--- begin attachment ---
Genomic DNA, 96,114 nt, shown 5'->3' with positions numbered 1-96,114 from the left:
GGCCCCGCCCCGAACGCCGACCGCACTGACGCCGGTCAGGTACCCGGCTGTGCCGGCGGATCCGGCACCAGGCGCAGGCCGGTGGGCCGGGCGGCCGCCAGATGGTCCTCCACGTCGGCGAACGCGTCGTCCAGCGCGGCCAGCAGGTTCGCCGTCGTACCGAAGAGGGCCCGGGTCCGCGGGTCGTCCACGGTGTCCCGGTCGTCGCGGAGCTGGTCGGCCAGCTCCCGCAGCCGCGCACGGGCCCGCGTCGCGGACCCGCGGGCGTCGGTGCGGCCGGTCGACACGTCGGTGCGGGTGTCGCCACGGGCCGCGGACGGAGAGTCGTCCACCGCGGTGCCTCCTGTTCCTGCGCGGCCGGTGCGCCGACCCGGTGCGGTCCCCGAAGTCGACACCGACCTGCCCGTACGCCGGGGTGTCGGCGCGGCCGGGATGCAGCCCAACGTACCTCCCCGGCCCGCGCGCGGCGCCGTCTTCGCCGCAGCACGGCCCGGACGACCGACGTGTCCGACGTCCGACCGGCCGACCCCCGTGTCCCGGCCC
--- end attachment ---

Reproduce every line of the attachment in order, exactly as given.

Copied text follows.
Genomic DNA, 96,114 nt, shown 5'->3' with positions numbered 1-96,114 from the left:
GGCCCCGCCCCGAACGCCGACCGCACTGACGCCGGTCAGGTACCCGGCTGTGCCGGCGGATCCGGCACCAGGCGCAGGCCGGTGGGCCGGGCGGCCGCCAGATGGTCCTCCACGTCGGCGAACGCGTCGTCCAGCGCGGCCAGCAGGTTCGCCGTCGTACCGAAGAGGGCCCGGGTCCGCGGGTCGTCCACGGTGTCCCGGTCGTCGCGGAGCTGGTCGGCCAGCTCCCGCAGCCGCGCACGGGCCCGCGTCGCGGACCCGCGGGCGTCGGTGCGGCCGGTCGACACGTCGGTGCGGGTGTCGCCACGGGCCGCGGACGGAGAGTCGTCCACCGCGGTGCCTCCTGTTCCTGCGCGGCCGGTGCGCCGACCCGGTGCGGTCCCCGAAGTCGACACCGACCTGCCCGTACGCCGGGGTGTCGGCGCGGCCGGGATGCAGCCCAACGTACCTCCCCGGCCCGCGCGCGGCGCCGTCTTCGCCGCAGCACGGCCCGGACGACCGACGTGTCCGACGTCCGACCGGCCGACCCCCGTGTCCCGGCCC